Q: What was the effect of the illness on Little America? Were people
concerned or angry and was there a lot of debate about rescuing him.|
SC: Well, when this condition was apparent, we first acknowledged that well
we all said, he shouldn't have gone out there in the first place and that he
was a lousy operator to start with and he was having problems. It was some
time before it developed that he was having health problems. We didn't realize
initially that it was just his inadequacy as a radio operator. That was our
only contact with him. And, then they tried to work with him over the period
of time but he didn't improve and they discussed with him, over the air, coming
out and he advised against it because of conditions. Then, ultimately, oh I
can't say this officially and ultimately he asked for help.
Q: Was there a lot of debate about whether people should risk their lives to
go rescue him?
SC: There was a, discussion as to who should go and when, if at all, because
they didn't know what they were going to get into. We don't know. We were
assuming that he was in trouble, on the basis of his radio transmissions,
irregularity and so forth, making allowances for his expertise, as a radio
Q: But, didn't rescuing him require other men to risk their lives. Why was
it so risky to go out and rescue him?
SC: The danger of going out at that time of year, storms, darkness,
unfamiliarity with the trail, you're using tractors and the ability of, your
dependence on those tractors to keep running, in the cold, to get the men and
the equipment to where they're going. We not only would fail to take care of
him but we could fail in the, in jeopardizing other men's lives in trying to
get to help him. So, you had to very careful and be sure that you were
covering all the aspects of such a situation.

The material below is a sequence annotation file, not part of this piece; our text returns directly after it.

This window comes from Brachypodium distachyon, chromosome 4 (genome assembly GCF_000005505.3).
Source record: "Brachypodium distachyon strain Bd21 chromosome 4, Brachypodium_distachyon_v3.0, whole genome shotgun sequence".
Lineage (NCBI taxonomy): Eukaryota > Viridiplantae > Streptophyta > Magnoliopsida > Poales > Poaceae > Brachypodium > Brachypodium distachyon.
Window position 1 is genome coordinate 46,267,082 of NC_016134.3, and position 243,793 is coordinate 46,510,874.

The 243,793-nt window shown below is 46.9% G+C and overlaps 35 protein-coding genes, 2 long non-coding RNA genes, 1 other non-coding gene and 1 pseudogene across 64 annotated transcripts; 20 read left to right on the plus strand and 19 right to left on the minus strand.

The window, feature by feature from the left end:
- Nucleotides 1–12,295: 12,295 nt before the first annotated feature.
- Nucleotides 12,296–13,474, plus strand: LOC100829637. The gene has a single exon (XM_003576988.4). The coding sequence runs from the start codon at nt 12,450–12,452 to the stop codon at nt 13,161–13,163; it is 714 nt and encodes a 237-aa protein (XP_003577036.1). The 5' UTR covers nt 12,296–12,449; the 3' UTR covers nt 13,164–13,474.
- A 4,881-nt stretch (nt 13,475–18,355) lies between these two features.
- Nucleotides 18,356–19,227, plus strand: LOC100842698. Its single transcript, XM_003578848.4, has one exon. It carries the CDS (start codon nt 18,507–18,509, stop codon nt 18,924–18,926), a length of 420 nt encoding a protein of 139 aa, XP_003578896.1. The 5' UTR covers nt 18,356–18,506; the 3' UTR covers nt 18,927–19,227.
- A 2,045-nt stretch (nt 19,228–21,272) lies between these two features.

Q: Were there many people who said, we shouldn't go, we shouldn't risk our
lives and there were other people that said, we should go.
SC: The feeling in the camp was if the old man's in trouble, we should do
everything we could to help him. He hasn't asked for it, that's all the more
reason we want to go out and help him, to save him, not only from possible
death or the embarrassment of having asked for help. Then, the question comes
up, who's going to go. We tried to pick the ones to go, that would serve all
purposes and have the situation be successfully completed.
Q: Did the rescue team have a lot of trouble getting back, getting to him,
did they have to turn back several times?
SC: Well at first the effort to get out to advance base failed. Why I think
there were two or three times that the men got out a distance and something
would come up and they had to come back or the weather would stop them and they
came back. There were two or three times that they tried before they
successfully got through.
Q: And, what did they find when they got there? How did they make their way
there and what did they find when they got there?
SC: Well, when they got there, ultimately they found that they had a sick man
on their hands. So, it was determined that instead of picking him up and
coming right back to Little America, that they would stay there with him and
try to get him back into some form of readiness physically to travel. It
wasn't determined how they were going to travel. He came by airplane because
by this time, the weather is changed and we're getting daylight, out of
Q: What kind of shape was he in when they found him?
SC: When they got there, they found a sick man. So, they nursed him and
instead of trying to bring him over the trail, in a tractor or anything, it was
determined that under the conditions, of the weather and his physical
condition, it would be better that they would wait and get some light and use a
plane and make a quick trip, which they did.
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